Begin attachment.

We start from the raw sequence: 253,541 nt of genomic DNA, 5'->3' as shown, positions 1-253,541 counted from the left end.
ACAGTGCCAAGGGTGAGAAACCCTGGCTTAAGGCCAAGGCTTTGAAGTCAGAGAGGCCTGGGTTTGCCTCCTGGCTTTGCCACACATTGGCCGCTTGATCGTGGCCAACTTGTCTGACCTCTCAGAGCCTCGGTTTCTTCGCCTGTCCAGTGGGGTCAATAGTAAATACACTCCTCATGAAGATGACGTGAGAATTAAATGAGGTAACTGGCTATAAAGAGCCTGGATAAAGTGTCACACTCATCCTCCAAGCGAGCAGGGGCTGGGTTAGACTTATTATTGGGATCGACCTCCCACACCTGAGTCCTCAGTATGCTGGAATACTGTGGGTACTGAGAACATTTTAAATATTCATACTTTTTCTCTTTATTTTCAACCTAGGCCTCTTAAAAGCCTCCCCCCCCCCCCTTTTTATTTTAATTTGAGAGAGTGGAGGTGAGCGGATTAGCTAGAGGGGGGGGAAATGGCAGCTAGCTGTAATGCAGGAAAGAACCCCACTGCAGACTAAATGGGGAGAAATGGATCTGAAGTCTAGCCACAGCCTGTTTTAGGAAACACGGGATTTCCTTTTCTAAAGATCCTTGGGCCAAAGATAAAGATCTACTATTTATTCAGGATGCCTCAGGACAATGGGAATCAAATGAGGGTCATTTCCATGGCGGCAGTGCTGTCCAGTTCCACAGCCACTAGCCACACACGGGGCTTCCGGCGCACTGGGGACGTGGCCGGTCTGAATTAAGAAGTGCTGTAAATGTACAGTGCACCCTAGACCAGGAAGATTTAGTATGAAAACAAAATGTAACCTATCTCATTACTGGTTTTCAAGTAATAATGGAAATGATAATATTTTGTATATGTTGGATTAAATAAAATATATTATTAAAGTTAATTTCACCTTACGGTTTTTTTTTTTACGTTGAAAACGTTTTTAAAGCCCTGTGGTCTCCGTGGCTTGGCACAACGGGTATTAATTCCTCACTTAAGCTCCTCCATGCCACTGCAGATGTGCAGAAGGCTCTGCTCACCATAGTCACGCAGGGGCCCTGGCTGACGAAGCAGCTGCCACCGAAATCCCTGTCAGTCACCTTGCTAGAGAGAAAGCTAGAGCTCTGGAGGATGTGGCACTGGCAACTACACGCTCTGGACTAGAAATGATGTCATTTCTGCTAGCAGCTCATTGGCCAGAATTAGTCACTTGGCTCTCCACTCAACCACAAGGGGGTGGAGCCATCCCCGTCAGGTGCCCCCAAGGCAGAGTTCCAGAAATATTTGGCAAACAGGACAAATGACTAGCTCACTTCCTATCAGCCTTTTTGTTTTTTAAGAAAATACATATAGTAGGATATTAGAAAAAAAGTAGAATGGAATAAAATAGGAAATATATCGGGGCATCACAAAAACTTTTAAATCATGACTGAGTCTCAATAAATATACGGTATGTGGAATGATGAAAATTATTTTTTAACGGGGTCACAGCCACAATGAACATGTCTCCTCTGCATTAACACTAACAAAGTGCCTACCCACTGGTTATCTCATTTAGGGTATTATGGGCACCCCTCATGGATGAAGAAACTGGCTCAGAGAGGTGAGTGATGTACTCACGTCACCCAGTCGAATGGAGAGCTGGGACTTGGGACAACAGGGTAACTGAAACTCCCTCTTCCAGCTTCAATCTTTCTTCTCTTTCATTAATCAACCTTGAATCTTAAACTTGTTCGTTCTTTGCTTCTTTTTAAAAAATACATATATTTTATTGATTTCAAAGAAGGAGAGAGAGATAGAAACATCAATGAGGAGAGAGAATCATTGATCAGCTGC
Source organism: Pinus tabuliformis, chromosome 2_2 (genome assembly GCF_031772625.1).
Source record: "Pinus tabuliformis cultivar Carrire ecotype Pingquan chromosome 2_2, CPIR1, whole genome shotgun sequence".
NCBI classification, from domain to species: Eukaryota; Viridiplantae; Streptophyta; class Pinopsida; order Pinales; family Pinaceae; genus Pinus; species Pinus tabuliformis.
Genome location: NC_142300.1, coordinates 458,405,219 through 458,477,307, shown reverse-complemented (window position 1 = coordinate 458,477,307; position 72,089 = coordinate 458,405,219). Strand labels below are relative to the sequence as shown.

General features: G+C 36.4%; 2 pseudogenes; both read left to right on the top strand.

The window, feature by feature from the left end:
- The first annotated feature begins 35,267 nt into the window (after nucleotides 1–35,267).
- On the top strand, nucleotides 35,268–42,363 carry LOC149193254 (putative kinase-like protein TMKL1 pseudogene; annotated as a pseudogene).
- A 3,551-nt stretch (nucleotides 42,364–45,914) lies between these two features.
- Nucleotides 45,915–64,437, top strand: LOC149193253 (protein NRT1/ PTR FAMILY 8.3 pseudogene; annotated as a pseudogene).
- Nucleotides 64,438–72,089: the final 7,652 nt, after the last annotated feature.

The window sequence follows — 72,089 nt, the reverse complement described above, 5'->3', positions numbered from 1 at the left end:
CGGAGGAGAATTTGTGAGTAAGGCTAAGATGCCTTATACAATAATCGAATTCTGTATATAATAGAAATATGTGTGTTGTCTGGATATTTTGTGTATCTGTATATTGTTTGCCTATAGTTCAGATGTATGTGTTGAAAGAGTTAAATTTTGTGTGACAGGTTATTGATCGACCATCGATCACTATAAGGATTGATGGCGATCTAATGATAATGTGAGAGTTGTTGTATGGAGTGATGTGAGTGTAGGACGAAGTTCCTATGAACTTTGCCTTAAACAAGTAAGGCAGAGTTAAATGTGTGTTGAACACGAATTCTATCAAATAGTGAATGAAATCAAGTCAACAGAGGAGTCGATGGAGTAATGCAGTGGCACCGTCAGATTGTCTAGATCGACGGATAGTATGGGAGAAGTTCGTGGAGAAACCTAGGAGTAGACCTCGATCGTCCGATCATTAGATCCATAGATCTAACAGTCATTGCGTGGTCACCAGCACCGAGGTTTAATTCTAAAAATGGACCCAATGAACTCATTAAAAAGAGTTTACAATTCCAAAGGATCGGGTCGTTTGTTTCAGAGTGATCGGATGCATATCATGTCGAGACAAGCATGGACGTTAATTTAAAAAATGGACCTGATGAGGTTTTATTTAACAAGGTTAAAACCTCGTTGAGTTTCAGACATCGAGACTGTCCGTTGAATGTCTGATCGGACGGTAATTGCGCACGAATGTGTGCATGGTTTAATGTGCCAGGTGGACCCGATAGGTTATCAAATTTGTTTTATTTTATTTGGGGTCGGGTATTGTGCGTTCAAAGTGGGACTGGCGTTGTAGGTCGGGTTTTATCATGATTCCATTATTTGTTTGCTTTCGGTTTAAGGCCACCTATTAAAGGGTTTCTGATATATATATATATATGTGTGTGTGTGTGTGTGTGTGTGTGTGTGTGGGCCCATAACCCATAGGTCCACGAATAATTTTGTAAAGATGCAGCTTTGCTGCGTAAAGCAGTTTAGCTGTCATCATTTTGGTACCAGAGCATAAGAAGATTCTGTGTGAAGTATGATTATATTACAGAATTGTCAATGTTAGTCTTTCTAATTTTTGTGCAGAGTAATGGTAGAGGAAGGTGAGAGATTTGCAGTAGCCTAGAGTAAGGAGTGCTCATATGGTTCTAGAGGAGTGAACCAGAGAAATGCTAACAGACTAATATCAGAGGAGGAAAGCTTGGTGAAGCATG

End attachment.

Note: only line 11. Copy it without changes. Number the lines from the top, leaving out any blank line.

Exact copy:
- A 3,551-nt stretch (nucleotides 42,364–45,914) lies between these two features.